Friday, May 13, 2005

13 May 2005: Glazed

Richard Scudamore, the Chief Executive of the Premier League, says that Malcolm Glazer's takeover of Manchester United will have no affect on any future TV rights deals. Although the contract with Sky is up for renewal next year, Scudamore says that Glazer would have to garner support of fourteen of the twenty Premier League clubs in order to break up the cartel and allow clubs to deal with their TV rights on an individual basis. And that, says Scudamore, isn't going to happen.

Richard, you know what? That's not the point. Everyone, including the normally on-the-ball BBC, is talking this morning about how Glazer has gone into debt in a big way to fund this takeover. And how is he going to recoup the money? Ticket price hikes, merchandising (which, incidentally, Manchester United have no control over - they've sold their entire merchandising operation to Nike and thus have no say these days) and getting more money for the TV rights. But Sky aren't going to pay any more, and the Prem clubs aren't going to vote for a move that's financially bad for the vast majority of them. Thus everyone assumes Glazer wants to break up the cartel and sell United's TV rights on his own.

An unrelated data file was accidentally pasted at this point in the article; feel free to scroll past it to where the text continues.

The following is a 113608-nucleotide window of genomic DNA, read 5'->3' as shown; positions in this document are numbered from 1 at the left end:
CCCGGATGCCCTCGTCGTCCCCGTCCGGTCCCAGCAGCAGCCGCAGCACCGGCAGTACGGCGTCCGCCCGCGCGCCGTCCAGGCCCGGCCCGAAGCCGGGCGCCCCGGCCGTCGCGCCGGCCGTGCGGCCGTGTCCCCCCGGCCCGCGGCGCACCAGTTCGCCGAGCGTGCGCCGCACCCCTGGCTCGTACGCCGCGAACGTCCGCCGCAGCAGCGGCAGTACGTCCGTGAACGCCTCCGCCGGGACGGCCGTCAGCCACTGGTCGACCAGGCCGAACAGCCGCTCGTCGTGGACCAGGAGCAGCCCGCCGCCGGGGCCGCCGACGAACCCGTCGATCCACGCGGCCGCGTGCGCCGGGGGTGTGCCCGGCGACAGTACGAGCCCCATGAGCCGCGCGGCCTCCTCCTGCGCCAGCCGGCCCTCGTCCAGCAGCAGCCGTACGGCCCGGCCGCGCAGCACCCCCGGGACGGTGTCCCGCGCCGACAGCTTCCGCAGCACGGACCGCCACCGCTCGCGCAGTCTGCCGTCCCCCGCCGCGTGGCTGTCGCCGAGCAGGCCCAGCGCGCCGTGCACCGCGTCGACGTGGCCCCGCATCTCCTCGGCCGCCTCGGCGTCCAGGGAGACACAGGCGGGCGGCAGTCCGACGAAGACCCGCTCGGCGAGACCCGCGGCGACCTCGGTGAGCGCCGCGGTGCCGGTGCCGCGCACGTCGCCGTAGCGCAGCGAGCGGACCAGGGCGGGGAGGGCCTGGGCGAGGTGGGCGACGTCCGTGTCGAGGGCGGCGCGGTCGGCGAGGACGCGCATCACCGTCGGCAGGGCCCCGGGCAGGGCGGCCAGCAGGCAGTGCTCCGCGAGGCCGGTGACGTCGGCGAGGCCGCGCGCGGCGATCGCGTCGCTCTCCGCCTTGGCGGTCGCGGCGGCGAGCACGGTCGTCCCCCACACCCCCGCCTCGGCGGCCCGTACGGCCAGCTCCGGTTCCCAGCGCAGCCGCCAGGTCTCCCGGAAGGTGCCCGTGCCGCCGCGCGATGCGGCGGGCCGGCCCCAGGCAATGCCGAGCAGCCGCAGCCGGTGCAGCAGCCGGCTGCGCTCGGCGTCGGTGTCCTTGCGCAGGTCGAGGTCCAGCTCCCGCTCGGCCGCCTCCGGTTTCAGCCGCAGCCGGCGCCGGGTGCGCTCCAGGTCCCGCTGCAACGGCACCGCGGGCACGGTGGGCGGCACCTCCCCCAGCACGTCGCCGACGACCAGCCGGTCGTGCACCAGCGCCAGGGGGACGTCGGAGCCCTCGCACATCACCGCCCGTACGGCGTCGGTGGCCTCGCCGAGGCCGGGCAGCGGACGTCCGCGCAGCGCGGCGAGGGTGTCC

No! It's nothing to do with the TV market! At least - it's nothing to do with the UK TV market. You know where the biggest Man U fan base is? Not Manchester (ha ha!), nor even Surrey. Try South-East Asia. Of course, the Premier League also sell their overseas TV rights as a bundle too, but you know what that means? It means I was last week able to watch the Saints - Crystal Palace game at 3pm on a Saturday on ESPN StarSports Hong Kong over the internet (cough). I watched Crouchy's sending off and Higgy's last-minute equaliser, and his over-the-top celebrations given Saints needed a win not a draw. I saw it, live. On the net. On the net, BBC.

I refer confused readers to the blog I wrote a few weeks ago. Technology allows the streaming of live sporting events across the globe on a subscription-paying basis. Major League Baseball have a very solid implementation of this business model. Glazer knows that south-east Asia has greater access to high-speed broadband internet than anywhere else in the world, and what's their favourite sporting brand? Manchester United. That's where he's going with this. That's where he - and any other sports organisation with such a following - is going to make money. And that is my only fear with this takeover, that somehow Glazer will turn it into an internet success. That's my fear.

My hope, as always, is to see Man U relegated to the conference and have to play Exeter City in a relegation dogfight down there.

By the way, congratulations to Gareth and Helen on the arrival of Imogen Louise.

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